Thursday, June 23 @ 7:00pm
2 415 Church St
$11.44 – $16.67
Has an Open Mic?
Book tickets: https://eventbrite.com.au/e/…
Commemorating World Refugee Week and celebrating the artistic and cultural diversity of Yarra
This event is part of Emerge in Yarra 2016, a week long festival commemorating World Refugee Week and celebrating the artistic and cultural diversity of Yarra, spanning a multitude of workshops, theatre performances, cooking demonstrations, live music, storytelling, spoken word, comedy and conversations.
Music and poetry unite to tell a story of identity, belonging, migration, nostalgia, peace and conflict. The evening will feature performances by participants from MAV’s flagship interfaith spoken word program Common Ground, accompanied by the improvised music of Indian Bansuri maestro Vinod Prasanna, Senegambian kora player Amadou Suso, Hazara Damboora player Murtaza Jafari and and Javanese vocalist and percussionist Ria Soemardjo.
The evening will also include performances from Common Ground facilitators Sukhjit Kaur Khalsa and Abdul Hammoud.
Photo by John E Photography
Sukhjit Kaur Khalsa
Sukhjit Kaur Khalsa is a first generation Australian Sikh spoken word poet, MC, producer, actor and human rights reformer.
Abdul Hammoud is a spoken word artist based in Melbourne by way of Lebanon, a country that he is still captivates by and connects to. Abdul has performed alongside poetic giants like Luka Lesson, Ken Arkind, Anis Mojgani, Sarah Kay, Taylor Mali and Shihan. He has also managed to teach numerous writing classes and workshops for schools and various organizations. His art has taken him as close as New Zealand and as far as the United States, as well as to his beloved home country. In 2013, he became founder of The Dirty Thirty online writing platform, an ever-growing group for writers to challenge themselves every April. He is now also editor and compiler of The Dirty Thirty Anthology, a collection of poetry from the page he coordinates. Most of his work revolves around current issues including the constant state of war in the Middle East, cultural division, as well as the portrayal of masculinity. He is also a full time student and an avid purveyor of starting books but not finishing them.
MSW Live is a new live streamed interactive talk show about all things spoken word and poetry in Melbourne. Hosted by Bennie, with guests each week, we’re going to chat about what’s going on in the world of spoken word, and interview guests, where the audience can ask questions too!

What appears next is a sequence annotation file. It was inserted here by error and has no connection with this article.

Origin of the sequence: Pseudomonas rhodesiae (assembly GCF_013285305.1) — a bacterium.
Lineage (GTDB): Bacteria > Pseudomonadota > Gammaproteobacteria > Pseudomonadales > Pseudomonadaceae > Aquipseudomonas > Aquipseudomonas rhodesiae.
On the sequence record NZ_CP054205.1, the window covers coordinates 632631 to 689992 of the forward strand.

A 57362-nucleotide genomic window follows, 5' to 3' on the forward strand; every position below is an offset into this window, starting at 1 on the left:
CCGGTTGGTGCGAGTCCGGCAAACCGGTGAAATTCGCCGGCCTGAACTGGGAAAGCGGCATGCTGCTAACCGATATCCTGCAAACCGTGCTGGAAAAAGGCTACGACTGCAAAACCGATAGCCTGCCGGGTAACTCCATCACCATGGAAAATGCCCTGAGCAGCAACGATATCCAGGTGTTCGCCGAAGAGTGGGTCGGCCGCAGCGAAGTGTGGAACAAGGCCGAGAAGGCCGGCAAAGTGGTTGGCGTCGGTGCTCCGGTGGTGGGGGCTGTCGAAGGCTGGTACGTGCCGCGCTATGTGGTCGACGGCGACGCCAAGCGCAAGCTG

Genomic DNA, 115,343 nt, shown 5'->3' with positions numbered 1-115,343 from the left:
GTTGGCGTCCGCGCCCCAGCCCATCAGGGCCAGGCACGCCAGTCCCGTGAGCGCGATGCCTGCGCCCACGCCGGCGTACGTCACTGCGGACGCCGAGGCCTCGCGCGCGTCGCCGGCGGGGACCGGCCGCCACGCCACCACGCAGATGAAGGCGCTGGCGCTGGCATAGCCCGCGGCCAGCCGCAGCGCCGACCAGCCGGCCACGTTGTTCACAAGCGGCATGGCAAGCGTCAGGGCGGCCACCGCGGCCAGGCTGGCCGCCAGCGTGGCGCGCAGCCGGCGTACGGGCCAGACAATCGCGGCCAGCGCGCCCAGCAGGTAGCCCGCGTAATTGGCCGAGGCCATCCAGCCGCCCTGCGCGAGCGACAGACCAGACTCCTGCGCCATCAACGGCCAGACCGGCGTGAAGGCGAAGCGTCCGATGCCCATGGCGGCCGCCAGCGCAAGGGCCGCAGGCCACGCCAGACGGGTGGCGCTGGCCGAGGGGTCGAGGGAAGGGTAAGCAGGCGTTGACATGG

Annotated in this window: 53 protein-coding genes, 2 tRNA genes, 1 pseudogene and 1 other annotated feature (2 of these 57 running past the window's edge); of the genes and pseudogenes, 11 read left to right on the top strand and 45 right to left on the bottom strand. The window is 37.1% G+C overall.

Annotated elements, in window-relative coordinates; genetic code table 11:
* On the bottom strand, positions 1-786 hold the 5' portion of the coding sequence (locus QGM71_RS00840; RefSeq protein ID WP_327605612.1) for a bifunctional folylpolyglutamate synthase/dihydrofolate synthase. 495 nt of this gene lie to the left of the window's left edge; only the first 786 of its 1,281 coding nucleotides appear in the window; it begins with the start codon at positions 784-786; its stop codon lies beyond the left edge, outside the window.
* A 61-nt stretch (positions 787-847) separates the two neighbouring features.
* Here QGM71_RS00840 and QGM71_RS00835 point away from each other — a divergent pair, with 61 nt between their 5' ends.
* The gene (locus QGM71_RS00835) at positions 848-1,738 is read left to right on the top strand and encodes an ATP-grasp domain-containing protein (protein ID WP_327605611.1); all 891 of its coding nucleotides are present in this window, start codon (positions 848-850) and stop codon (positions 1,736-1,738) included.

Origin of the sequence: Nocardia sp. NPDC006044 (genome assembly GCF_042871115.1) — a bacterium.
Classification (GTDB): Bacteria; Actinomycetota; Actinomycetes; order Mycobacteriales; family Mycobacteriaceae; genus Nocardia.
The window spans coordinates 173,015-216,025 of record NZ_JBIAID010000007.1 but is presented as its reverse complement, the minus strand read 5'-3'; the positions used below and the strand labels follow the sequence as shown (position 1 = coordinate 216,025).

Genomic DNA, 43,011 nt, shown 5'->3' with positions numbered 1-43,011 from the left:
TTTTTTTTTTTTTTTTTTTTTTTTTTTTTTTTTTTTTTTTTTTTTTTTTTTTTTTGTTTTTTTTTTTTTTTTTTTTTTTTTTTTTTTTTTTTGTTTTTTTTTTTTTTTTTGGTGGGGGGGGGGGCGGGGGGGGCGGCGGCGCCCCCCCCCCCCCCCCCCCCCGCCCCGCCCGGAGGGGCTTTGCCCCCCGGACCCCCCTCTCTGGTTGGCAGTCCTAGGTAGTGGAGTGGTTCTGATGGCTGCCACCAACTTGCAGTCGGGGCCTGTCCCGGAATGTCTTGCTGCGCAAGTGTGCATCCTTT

This week we chat to videographer, photographer and radio host, Brendan Bonsack.
With the world in a pretty unprecedented situation, as people already know, and although it’s by far not the most important issue right now, it’s had a pretty devastating effect on the arts, including the spoken word community.
Obviously, us coming together as a community at events in person are a crucial part of spoken word, and one the main reasons MSW exists is to support those community events. For us, it’s not just about the art form or individual artists, but how the art form brings people together, whether you’ve been doing this as a career for ages or whether you’ve turned up to an open mic for the very first time.
It’s been a learning experience and a bit of brightness amongst the darkness to watch how people have responded to self-isolation and lockdown measures by finding ways to use online platforms to continue to host open mics and other events. Alongside us starting to live stream events, we’ve been watching the rest of our community and the different ways events have gone online.
Spoken word, storytelling, poetry and writing still remain a way we can express ourselves and try to make sense of the world we live in and for us to come together as a community and for people’s voices to be heard. This remains critical in a time of self-isolation.
With most expert opinions predicting that this situation is likely to continue for months, not just weeks, the likelihood of us being able to hold in person events with an audience in July or August is pretty unlikely, and so Melbourne Spoken Word has made a decision to not hold The Melbourne Spoken Word & Poetry Festival in 2020.
Instead, we’re announcing The Melbourne Spoken Word Festival Online for 2020, with a new expressions of interest period now open for organisations and producers to propose events to be held on online as part of our program this year. We’re excited to see what spoken word
Morgaine van Wingerden, honourable mention at The 2019 Melbourne Spoken Word Prize performs ‘The Waitlist’ at Collingwood Town Hall. The 2019 Melbourne Spoken Word Prize was supported by Yarra Libraries.
Morgaine is a Melbourne based poet and artist who shares stories exploring family, mental health, relationships and womanhood. She has featured at numerous events across Melbourne and Sydney, and has performed at the Bowery Poetry House and Nuyorican in New York. She has been a member of Slamalamadingdong’s Team Slama the last two years in a row and was awarded an honourable mention in the 2019 Melbourne Spoken Word Prize.